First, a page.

Start-up businesses which are driving innovation in agritech must dig deeper if they want to attract the people they need to turn their dreams into reality, according to a specialist recruitment firm.
Efforts to tackle the global issues of climate change and a growing population are resulting in innovations that are transforming agriculture in ways never seen before, with much of that being driven by small start-ups with new ideas that need to be funded, developed and tested.
Government grants supporting innovation
This innovation is being supported by a wave of government-backed grants, injecting tens of millions of pounds into the sector. In many cases, grants are empowering visionary entrepreneurs and pioneering start-ups to turn their dreams into reality, resulting in some amazing inventions.
Jonathan Lee Recruitment has been helping these businesses to overcome the various recruitment challenges often faced by grant-funded start-ups.
The business is based at Telford’s Agri-EPI Centre, which was established as part of the Government’s agritech strategy to bridge the gap between the people creating these new technologies and those who benefit from them. This involves supporting the wider commercialisation of ideas to ensure concepts make it onto the farm in a way that is profitable and sustainable.
Some impressive projects have been assisted by the Agri-EPI Centre partnership, including a robot that analyses conditions in bulk grain stores, automated lettuce harvesting, early illness and disease detection in calves and an intelligent water trough.
Matt Johnson, agritech recruitment specialist at Jonathan Lee Recruitment, said: “A key part of getting innovations off the ground is recruitment. But finding the right people can be more challenging for a start-up venture, perhaps with limited job security to offer, uncertainty around funding and contract lengths and the need for incredibly specific skills.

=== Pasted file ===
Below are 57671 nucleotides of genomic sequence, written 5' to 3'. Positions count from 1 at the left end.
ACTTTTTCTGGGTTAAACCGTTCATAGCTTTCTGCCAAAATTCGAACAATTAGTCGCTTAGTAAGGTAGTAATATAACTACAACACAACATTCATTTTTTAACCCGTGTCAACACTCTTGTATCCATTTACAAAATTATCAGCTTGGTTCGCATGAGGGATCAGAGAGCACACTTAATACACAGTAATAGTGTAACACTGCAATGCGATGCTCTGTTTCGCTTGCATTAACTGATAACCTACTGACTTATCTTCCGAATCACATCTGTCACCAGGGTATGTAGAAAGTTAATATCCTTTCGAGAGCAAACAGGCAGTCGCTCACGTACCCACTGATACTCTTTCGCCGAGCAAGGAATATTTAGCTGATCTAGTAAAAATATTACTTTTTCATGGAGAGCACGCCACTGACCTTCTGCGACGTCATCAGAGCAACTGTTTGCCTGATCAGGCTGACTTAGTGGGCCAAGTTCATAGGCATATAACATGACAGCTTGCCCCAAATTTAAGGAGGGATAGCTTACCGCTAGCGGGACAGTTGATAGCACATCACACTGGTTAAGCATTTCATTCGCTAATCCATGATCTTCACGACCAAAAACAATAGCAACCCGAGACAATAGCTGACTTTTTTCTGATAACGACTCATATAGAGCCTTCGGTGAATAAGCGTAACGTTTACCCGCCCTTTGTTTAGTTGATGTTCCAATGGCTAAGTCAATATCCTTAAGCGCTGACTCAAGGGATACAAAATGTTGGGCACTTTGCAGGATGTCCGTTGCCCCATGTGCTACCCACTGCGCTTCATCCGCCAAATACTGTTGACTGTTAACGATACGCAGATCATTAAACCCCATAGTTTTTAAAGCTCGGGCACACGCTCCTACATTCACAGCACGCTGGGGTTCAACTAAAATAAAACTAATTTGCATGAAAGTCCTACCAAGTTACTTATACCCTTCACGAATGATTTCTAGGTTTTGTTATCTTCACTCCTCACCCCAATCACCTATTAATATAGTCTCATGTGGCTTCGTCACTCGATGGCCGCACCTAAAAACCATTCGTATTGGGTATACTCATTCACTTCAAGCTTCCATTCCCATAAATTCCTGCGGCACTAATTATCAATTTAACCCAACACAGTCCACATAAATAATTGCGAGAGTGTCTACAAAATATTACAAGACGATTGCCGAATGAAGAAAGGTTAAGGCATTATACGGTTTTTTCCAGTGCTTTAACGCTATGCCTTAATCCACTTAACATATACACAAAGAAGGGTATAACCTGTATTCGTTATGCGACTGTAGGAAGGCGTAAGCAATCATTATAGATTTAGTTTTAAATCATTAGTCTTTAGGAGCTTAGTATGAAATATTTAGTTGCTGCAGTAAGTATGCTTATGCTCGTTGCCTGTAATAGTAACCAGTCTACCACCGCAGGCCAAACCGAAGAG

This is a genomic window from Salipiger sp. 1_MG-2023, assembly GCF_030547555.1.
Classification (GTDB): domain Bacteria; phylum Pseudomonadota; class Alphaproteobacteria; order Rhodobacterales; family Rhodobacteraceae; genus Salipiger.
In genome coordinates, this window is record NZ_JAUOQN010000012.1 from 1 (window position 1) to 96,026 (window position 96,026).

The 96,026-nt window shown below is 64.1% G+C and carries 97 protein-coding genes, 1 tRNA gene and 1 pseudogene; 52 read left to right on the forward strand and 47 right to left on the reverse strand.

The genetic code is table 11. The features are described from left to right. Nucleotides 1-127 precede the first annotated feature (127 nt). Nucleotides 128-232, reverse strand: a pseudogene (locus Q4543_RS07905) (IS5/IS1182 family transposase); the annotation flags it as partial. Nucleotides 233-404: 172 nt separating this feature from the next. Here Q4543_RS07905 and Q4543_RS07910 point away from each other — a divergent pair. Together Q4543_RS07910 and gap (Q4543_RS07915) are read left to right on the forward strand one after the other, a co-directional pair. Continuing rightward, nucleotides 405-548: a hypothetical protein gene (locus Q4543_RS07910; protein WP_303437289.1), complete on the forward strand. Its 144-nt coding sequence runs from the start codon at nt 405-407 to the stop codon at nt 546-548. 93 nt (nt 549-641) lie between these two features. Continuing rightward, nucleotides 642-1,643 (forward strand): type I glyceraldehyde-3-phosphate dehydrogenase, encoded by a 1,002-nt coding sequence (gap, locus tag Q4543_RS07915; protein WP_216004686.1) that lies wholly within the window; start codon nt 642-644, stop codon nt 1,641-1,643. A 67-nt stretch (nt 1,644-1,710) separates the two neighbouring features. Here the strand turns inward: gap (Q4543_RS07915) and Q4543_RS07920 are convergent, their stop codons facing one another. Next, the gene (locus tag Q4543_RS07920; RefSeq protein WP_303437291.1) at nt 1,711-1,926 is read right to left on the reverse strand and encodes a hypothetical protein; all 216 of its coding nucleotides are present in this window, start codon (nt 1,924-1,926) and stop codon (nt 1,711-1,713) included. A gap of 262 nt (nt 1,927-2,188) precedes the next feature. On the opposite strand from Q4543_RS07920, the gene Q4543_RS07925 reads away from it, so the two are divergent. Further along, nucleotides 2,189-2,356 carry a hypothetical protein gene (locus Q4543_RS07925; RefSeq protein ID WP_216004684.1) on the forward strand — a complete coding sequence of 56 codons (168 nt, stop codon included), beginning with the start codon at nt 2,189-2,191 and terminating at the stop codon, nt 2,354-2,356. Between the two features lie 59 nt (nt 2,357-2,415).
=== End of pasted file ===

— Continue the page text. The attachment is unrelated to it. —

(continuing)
“This is where it’s worth partnering with a specialist firm to help solve that recruitment challenge. For example, we recently worked with an agritech start-up which was struggling to find a design engineer to take its prototypes forward.
“UPP has pioneered new technology which uses AI and automation to harvest broccoli crops more efficiently while significantly reducing waste by collecting the previously discarded parts of the plant to turn into sustainable proteins.
“The smart machinery fully automates the spotting, cutting, lifting and carrying process at a rate of up to 3km/h, and allows for the 80% of the plant that is normally left behind to be upcycled into a product that can now be sold.
“We were able to find the perfect candidate with an agricultural and engineering background who, not only had the right skillset, but was also looking to escape the city rat race.
“With start-ups in particular, it’s often as much about finding people with similar values as specific sets of skills.”
Finding the right fit
If you’re a start-up, building the right team to turn your vision into reality is crucial, and you won’t have time for endless rounds of failed recruitment. You need people who share your ethos and vision, and this goes beyond matching skills and qualifications.
It’s about taking time to dig deeper in that job search by developing recruitment strategies that are built on an understanding of your company ethos and mission and using this to find people with a shared passion, as well as the right skills, or transferable skills.
Tailored recruitment strategies
Recruiting for an agritech start-up can be complicated by the fact that grants might be paid in stages, or cash flow is restricted, so having a tailored strategy that prepares for the staffing needs over a six or 12-month period can help with effective budgeting, as well as the building and nurturing of a talent pool in advance.
Grant-funded projects operate on specific timelines, potentially adding to the uncertainty for employees. Transparency from the beginning, with clear timescales, goals, and career development plans, is crucial for retaining top talent. Building a cohesive team that believes in the project’s mission can be a powerful retention strategy.
Because of the limitations that often come with grant funding, or the uncertainty associated with the development of a new idea, it could be that the answer lies in a more flexible recruitment solution, such as short-term contracts, freelancers, or the hiring of consultants for specific phases of the project. As well as helping to overcome any perceived risk of joining a start-up, this approach can make it easier to access specialist skills and knowledge as and when it’s needed.